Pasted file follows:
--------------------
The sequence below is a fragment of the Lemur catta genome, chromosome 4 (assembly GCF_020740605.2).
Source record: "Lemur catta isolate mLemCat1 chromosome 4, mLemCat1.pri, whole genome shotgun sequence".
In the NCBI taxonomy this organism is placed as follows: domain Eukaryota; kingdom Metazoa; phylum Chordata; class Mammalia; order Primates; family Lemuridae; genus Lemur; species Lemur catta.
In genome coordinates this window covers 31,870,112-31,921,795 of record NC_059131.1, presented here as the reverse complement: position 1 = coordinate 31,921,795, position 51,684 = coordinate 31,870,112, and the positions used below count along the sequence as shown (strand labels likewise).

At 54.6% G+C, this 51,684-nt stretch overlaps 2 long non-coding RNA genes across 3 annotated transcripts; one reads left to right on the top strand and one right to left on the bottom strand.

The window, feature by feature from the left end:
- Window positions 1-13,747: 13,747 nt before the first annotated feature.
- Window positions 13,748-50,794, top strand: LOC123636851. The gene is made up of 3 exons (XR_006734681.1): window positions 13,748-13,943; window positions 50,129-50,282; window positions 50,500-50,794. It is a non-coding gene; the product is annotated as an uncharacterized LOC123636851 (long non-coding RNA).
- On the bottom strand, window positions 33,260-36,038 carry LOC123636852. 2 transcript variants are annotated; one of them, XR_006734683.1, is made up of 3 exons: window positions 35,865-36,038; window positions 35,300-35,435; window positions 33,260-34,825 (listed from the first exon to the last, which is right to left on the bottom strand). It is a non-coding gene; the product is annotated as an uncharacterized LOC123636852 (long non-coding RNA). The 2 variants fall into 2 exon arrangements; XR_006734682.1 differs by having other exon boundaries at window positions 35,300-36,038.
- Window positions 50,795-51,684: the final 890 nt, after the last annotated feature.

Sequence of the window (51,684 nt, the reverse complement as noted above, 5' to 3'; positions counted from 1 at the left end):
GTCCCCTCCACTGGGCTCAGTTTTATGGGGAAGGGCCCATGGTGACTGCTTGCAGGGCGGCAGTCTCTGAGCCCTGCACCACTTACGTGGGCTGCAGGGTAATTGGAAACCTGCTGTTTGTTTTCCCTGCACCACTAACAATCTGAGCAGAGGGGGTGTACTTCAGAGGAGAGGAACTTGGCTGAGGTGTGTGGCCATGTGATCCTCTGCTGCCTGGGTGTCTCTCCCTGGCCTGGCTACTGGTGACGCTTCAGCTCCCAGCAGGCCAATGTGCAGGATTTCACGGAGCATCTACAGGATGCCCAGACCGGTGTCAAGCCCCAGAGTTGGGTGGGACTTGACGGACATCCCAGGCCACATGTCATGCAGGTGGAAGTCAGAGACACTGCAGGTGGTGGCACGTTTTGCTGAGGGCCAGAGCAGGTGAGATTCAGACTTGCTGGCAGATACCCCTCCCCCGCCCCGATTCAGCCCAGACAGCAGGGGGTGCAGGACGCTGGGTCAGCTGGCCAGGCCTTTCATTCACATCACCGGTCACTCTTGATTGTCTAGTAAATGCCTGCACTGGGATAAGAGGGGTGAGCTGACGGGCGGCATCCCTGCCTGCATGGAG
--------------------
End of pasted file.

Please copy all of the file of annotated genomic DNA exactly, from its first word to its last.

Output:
The sequence below is a fragment of the Lemur catta genome, chromosome 4 (assembly GCF_020740605.2).
Source record: "Lemur catta isolate mLemCat1 chromosome 4, mLemCat1.pri, whole genome shotgun sequence".
In the NCBI taxonomy this organism is placed as follows: domain Eukaryota; kingdom Metazoa; phylum Chordata; class Mammalia; order Primates; family Lemuridae; genus Lemur; species Lemur catta.
In genome coordinates this window covers 31,870,112-31,921,795 of record NC_059131.1, presented here as the reverse complement: position 1 = coordinate 31,921,795, position 51,684 = coordinate 31,870,112, and the positions used below count along the sequence as shown (strand labels likewise).

At 54.6% G+C, this 51,684-nt stretch overlaps 2 long non-coding RNA genes across 3 annotated transcripts; one reads left to right on the top strand and one right to left on the bottom strand.

The window, feature by feature from the left end:
- Window positions 1-13,747: 13,747 nt before the first annotated feature.
- Window positions 13,748-50,794, top strand: LOC123636851. The gene is made up of 3 exons (XR_006734681.1): window positions 13,748-13,943; window positions 50,129-50,282; window positions 50,500-50,794. It is a non-coding gene; the product is annotated as an uncharacterized LOC123636851 (long non-coding RNA).
- On the bottom strand, window positions 33,260-36,038 carry LOC123636852. 2 transcript variants are annotated; one of them, XR_006734683.1, is made up of 3 exons: window positions 35,865-36,038; window positions 35,300-35,435; window positions 33,260-34,825 (listed from the first exon to the last, which is right to left on the bottom strand). It is a non-coding gene; the product is annotated as an uncharacterized LOC123636852 (long non-coding RNA). The 2 variants fall into 2 exon arrangements; XR_006734682.1 differs by having other exon boundaries at window positions 35,300-36,038.
- Window positions 50,795-51,684: the final 890 nt, after the last annotated feature.

Sequence of the window (51,684 nt, the reverse complement as noted above, 5' to 3'; positions counted from 1 at the left end):
GTCCCCTCCACTGGGCTCAGTTTTATGGGGAAGGGCCCATGGTGACTGCTTGCAGGGCGGCAGTCTCTGAGCCCTGCACCACTTACGTGGGCTGCAGGGTAATTGGAAACCTGCTGTTTGTTTTCCCTGCACCACTAACAATCTGAGCAGAGGGGGTGTACTTCAGAGGAGAGGAACTTGGCTGAGGTGTGTGGCCATGTGATCCTCTGCTGCCTGGGTGTCTCTCCCTGGCCTGGCTACTGGTGACGCTTCAGCTCCCAGCAGGCCAATGTGCAGGATTTCACGGAGCATCTACAGGATGCCCAGACCGGTGTCAAGCCCCAGAGTTGGGTGGGACTTGACGGACATCCCAGGCCACATGTCATGCAGGTGGAAGTCAGAGACACTGCAGGTGGTGGCACGTTTTGCTGAGGGCCAGAGCAGGTGAGATTCAGACTTGCTGGCAGATACCCCTCCCCCGCCCCGATTCAGCCCAGACAGCAGGGGGTGCAGGACGCTGGGTCAGCTGGCCAGGCCTTTCATTCACATCACCGGTCACTCTTGATTGTCTAGTAAATGCCTGCACTGGGATAAGAGGGGTGAGCTGACGGGCGGCATCCCTGCCTGCATGGAG